Dr. Maria Framke


Wissenschaftliche Mitarbeiterin im Forschungsprojekt „Hidden histories: Frauen in ländlichen Entwicklungsprogrammen in Indien, c. 1920–1966“ (Historisches Seminar)


Lehrgebäude 4 / Raum 114

Office hours

on appointment

Visiting address

Nordhäuser Str. 63
99089 Erfurt

Mailing address

Universität Erfurt
Historisches Seminar
Globalgeschichte des 19. Jahrhunderts
Postfach 90 02 21
99105 Erfurt

Dr. Maria Framke

Curriculum Vitae

since 08/2021
Research fellow in project “Hidden histories: Women’s role in rural development programmes in India, c. 1920–1966”, funded by DFG

Central Editorial Department of H-Soz-Kult, Berlin

since 07/2020
Affiliated research fellow at the Leibniz-Zentrum Moderner Orient, Berlin 

Lecturer at the Chair for European and Contemporary History at the University of Rostock

Post-doc at the Swiss Federal Institute of Technology Zurich on the research project ‘South Asian Humanitarianism in armed conflicts, 1899–1949’

Research fellow at the Collaborative Research Centre ‘Changing Representations of Social Order (SFB 640)’, Humboldt University of Berlin

Ph.D, Jacobs University Bremen, thesis: ‘Perception and Impact of Fascism and National Socialism in India, 1922–1939’, supervisor: Prof. Dr Harald Fischer-Tiné

Coordination of the DAAD project ‘A New Passage to India’ at the Centre for Modern Indian Studies at the University of Göttingen

Coordination of the master program ‘Modern Global History’, jointly introduced by Jacobs University Bremen and University Bremen

M. A. in History and History and Society in South Asia, Humboldt University Berlin, Free University Berlin and SOAS London

B. A. in Business Administration, Berufsakademie Berlin

Research interests

modern South Asian history

colonialism and imperialism


history of humanitarianism and refugee history

gender history


Research project

Hidden histories: Women’s role in rural development programmes in India, c. 1920–1966

Echoing recent calls for a ‘gendering’ of development history, this project examines Indian women’s contributions to rural reconstruction programmes between the 1920s and 1960s. The project’s main objective is to explore the uncharted history of female actors’ roles in designing and implementing rural development schemes in India in three key areas, namely health, education, and sustainable livelihood. These initiatives were partly state-led, and partly carried out by voluntary organisations. Their analysis provides novel insights into international entanglements across North America, Europe, and South Asia that shaped the processes of Indian nation state building. Moving beyond the existing scholarship, which mainly focusses on male actors, the overarching goal is to produce an account of the twin processes of development and expansive citizenship by shifting the focus to elite women working with subaltern rural women. To achieve this, the fundamental questions the project raises are: did these schemes, influenced by contemporary social feminism, re-iterate the conventional dual model of male and female divided work sphere? Did this type of female work and participation re-inscribe a secondary feminised role? Or, on the contrary, did all this activity elevate women as ‘equal citizens’? The project encompasses both the late colonial and the early postcolonial periods. Such an approach, still rarely practiced in South Asian history, allows to put continuities and ruptures into stark relief. Jawaharlal Nehru’s famous quote that dams are ‘temples of the new age’ stressed the importance of large-scale investments in the state-run modernization of the industrial sector. A closer look nevertheless reveals that the rural, besides being the locus of agrarian production guaranteeing food security, was also an equally important site of ‘gendered’ development. Programmes to improve maternal and child health, to develop handicraft and cottage industries to support livelihood, and to widen the literacy base were specifically targeted towards women in rural areas. Both local participation as well as support from international organisations such as the WHO shaped the knowledge, expertise and networks of Indian activists that were key to the success of these schemes. The proposed research combines an actor-centred biographical approach with the investigation of institutional history that takes both organisations and networks into account. While retaining the focus on women’s contributions, one guiding hypothesis, based upon preliminary work, is that the ‘zone of encounter’ between elite imaginations and rural realities will tell us about the contestations that accompanied the implementation of these schemes. In this way, the project will provide an in-depth account of how women conceptualised ‘development’ for themselves, and what these contestations meant for the historical genesis and graded nature of citizenry in the world’s largest democracy.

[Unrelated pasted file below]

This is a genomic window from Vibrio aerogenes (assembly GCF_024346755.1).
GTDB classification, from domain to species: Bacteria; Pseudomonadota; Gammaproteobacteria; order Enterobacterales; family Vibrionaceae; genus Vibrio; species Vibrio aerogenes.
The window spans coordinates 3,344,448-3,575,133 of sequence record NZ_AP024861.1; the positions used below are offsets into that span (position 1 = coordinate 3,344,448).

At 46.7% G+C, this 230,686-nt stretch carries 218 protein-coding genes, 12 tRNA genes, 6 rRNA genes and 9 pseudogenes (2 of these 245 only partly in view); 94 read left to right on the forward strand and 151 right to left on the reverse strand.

Scholarships & Prizes